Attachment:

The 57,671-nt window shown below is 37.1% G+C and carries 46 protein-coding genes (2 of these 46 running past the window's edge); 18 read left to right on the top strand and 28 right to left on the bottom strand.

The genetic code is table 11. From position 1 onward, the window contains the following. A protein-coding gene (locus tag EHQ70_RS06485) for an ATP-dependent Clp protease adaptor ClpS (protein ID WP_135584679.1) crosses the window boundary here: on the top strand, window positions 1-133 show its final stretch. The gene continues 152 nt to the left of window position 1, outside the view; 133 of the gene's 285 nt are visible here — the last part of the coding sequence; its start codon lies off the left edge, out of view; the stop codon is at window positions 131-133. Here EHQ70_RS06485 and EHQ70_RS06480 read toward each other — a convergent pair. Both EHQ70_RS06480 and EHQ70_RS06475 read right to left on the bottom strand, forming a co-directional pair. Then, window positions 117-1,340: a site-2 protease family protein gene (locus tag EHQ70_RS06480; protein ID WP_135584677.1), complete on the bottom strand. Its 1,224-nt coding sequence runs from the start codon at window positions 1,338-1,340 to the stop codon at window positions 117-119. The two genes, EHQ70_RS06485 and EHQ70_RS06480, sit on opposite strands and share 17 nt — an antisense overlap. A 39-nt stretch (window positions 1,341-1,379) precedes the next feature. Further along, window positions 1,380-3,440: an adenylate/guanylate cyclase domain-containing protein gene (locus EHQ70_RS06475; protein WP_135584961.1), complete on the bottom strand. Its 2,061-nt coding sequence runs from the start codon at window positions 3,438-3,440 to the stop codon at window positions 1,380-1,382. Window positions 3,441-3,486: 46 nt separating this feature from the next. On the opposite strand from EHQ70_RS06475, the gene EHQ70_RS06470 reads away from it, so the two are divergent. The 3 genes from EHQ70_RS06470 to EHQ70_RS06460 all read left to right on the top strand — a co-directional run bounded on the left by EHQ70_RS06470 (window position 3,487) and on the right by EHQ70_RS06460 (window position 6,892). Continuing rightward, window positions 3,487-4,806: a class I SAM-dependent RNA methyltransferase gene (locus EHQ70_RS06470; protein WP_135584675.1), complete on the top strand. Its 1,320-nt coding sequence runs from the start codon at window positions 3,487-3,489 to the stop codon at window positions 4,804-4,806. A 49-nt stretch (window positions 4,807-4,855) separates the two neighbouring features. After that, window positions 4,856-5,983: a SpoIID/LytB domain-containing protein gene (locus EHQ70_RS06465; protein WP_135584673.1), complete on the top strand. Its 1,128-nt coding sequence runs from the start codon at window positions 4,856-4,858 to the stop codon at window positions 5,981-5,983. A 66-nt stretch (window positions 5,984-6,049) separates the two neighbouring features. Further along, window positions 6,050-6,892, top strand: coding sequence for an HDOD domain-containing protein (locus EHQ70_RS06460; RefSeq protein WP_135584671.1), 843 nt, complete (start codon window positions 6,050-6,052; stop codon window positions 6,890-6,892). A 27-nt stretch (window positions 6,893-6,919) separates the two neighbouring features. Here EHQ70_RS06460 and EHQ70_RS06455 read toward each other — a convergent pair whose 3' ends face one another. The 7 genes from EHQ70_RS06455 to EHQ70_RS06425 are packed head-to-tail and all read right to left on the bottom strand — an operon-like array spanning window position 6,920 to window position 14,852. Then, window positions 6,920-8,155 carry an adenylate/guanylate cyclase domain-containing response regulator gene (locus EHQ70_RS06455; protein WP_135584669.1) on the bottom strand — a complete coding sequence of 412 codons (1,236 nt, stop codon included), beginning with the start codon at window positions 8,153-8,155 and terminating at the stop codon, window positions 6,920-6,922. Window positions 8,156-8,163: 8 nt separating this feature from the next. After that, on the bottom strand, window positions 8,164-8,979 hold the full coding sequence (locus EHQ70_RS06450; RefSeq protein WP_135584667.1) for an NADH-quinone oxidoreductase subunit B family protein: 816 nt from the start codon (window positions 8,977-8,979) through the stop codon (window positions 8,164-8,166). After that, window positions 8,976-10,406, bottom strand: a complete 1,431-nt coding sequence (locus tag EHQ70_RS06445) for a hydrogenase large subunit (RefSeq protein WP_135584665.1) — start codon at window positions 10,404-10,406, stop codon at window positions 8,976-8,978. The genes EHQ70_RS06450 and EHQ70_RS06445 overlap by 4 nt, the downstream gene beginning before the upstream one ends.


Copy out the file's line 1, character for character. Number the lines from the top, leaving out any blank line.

The 57,671-nt window shown below is 37.1% G+C and carries 46 protein-coding genes (2 of these 46 running past the window's edge); 18 read left to right on the top strand and 28 right to left on the bottom strand.